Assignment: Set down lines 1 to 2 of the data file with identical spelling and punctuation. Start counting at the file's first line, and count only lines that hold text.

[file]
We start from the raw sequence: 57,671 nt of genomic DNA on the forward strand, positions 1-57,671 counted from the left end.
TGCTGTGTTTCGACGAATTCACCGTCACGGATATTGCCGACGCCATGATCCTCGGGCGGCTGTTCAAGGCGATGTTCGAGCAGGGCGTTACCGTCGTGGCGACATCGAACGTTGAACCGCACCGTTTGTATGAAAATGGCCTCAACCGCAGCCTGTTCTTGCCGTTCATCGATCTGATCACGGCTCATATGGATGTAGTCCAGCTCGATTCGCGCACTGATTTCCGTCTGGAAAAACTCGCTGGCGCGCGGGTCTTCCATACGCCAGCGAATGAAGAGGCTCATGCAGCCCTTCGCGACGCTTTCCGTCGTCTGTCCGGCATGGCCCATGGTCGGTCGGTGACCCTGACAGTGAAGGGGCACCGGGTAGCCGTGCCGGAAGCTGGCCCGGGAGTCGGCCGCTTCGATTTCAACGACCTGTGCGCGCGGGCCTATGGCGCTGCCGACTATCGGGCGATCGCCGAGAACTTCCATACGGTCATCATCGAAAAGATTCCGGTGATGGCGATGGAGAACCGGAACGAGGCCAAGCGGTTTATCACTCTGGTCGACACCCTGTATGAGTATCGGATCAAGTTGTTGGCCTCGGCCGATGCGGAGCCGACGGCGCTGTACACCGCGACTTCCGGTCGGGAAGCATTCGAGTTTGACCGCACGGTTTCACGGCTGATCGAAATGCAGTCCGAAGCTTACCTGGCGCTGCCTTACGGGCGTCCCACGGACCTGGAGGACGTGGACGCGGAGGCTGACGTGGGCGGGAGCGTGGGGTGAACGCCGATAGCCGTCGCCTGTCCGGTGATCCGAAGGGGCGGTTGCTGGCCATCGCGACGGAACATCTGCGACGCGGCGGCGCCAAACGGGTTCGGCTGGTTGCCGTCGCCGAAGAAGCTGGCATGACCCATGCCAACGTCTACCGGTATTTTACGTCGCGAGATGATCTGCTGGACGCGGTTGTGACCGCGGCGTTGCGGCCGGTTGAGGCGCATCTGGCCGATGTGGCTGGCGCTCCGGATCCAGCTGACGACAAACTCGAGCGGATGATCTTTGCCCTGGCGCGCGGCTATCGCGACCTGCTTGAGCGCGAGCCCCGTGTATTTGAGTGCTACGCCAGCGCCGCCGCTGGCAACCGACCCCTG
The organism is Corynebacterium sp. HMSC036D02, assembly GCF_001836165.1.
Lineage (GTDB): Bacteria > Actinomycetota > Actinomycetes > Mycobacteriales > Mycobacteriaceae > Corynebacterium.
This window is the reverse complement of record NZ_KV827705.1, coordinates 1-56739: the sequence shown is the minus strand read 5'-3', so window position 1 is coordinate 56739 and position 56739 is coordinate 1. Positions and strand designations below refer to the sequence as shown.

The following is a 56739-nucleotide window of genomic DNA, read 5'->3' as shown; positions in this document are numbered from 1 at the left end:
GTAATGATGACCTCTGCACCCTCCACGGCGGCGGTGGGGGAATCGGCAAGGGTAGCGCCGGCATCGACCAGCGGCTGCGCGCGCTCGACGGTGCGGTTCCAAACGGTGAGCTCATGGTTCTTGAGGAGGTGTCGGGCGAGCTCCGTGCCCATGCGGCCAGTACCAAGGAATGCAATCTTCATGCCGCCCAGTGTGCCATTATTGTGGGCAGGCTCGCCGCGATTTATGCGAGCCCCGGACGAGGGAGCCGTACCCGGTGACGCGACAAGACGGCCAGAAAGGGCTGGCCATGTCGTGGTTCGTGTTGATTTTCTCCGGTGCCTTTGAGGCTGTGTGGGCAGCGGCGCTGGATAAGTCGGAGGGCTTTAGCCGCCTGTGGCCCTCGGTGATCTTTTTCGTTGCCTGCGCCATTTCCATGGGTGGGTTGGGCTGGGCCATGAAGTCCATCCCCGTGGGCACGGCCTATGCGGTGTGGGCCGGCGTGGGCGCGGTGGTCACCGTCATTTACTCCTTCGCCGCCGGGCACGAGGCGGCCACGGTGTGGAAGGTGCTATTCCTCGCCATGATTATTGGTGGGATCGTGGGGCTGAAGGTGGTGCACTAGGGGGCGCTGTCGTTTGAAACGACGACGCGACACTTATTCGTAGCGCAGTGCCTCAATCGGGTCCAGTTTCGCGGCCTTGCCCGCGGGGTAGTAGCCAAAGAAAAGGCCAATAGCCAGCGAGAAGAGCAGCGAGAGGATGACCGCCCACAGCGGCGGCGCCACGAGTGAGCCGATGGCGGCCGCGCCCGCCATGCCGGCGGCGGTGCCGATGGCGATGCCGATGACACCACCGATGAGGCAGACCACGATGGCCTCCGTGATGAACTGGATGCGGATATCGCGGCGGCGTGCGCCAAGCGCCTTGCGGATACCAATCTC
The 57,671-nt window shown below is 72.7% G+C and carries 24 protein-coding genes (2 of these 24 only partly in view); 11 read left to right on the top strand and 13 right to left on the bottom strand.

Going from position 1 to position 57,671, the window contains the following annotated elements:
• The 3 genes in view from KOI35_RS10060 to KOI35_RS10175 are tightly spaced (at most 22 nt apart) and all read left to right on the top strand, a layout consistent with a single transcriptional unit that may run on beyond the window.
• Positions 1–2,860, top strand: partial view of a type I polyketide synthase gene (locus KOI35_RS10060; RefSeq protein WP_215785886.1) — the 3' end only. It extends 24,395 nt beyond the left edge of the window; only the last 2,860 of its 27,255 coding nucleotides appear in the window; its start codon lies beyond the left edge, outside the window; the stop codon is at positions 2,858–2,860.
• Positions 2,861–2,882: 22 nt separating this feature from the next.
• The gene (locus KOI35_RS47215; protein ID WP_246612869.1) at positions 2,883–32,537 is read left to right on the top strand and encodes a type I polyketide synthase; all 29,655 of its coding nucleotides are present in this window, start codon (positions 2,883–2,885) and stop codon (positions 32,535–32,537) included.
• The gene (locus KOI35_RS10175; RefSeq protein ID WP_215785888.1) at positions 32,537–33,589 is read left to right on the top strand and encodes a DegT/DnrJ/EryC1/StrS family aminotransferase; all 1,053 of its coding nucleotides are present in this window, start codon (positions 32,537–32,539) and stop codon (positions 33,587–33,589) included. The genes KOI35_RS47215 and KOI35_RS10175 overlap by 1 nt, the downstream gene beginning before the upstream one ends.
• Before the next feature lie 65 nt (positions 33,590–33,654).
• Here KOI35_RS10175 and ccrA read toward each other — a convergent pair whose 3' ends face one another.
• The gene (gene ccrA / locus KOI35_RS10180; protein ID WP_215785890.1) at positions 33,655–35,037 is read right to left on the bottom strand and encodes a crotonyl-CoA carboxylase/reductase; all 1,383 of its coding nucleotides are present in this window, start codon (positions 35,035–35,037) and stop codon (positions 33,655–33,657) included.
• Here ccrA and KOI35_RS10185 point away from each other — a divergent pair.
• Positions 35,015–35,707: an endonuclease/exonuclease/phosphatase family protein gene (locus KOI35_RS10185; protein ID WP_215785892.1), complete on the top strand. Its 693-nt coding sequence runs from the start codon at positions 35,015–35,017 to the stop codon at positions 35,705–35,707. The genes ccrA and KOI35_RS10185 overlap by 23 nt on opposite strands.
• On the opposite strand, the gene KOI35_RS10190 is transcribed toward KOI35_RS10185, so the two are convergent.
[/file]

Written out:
We start from the raw sequence: 57,671 nt of genomic DNA on the forward strand, positions 1-57,671 counted from the left end.
TGCTGTGTTTCGACGAATTCACCGTCACGGATATTGCCGACGCCATGATCCTCGGGCGGCTGTTCAAGGCGATGTTCGAGCAGGGCGTTACCGTCGTGGCGACATCGAACGTTGAACCGCACCGTTTGTATGAAAATGGCCTCAACCGCAGCCTGTTCTTGCCGTTCATCGATCTGATCACGGCTCATATGGATGTAGTCCAGCTCGATTCGCGCACTGATTTCCGTCTGGAAAAACTCGCTGGCGCGCGGGTCTTCCATACGCCAGCGAATGAAGAGGCTCATGCAGCCCTTCGCGACGCTTTCCGTCGTCTGTCCGGCATGGCCCATGGTCGGTCGGTGACCCTGACAGTGAAGGGGCACCGGGTAGCCGTGCCGGAAGCTGGCCCGGGAGTCGGCCGCTTCGATTTCAACGACCTGTGCGCGCGGGCCTATGGCGCTGCCGACTATCGGGCGATCGCCGAGAACTTCCATACGGTCATCATCGAAAAGATTCCGGTGATGGCGATGGAGAACCGGAACGAGGCCAAGCGGTTTATCACTCTGGTCGACACCCTGTATGAGTATCGGATCAAGTTGTTGGCCTCGGCCGATGCGGAGCCGACGGCGCTGTACACCGCGACTTCCGGTCGGGAAGCATTCGAGTTTGACCGCACGGTTTCACGGCTGATCGAAATGCAGTCCGAAGCTTACCTGGCGCTGCCTTACGGGCGTCCCACGGACCTGGAGGACGTGGACGCGGAGGCTGACGTGGGCGGGAGCGTGGGGTGAACGCCGATAGCCGTCGCCTGTCCGGTGATCCGAAGGGGCGGTTGCTGGCCATCGCGACGGAACATCTGCGACGCGGCGGCGCCAAACGGGTTCGGCTGGTTGCCGTCGCCGAAGAAGCTGGCATGACCCATGCCAACGTCTACCGGTATTTTACGTCGCGAGATGATCTGCTGGACGCGGTTGTGACCGCGGCGTTGCGGCCGGTTGAGGCGCATCTGGCCGATGTGGCTGGCGCTCCGGATCCAGCTGACGACAAACTCGAGCGGATGATCTTTGCCCTGGCGCGCGGCTATCGCGACCTGCTTGAGCGCGAGCCCCGTGTATTTGAGTGCTACGCCAGCGCCGCCGCTGGCAACCGACCCCTG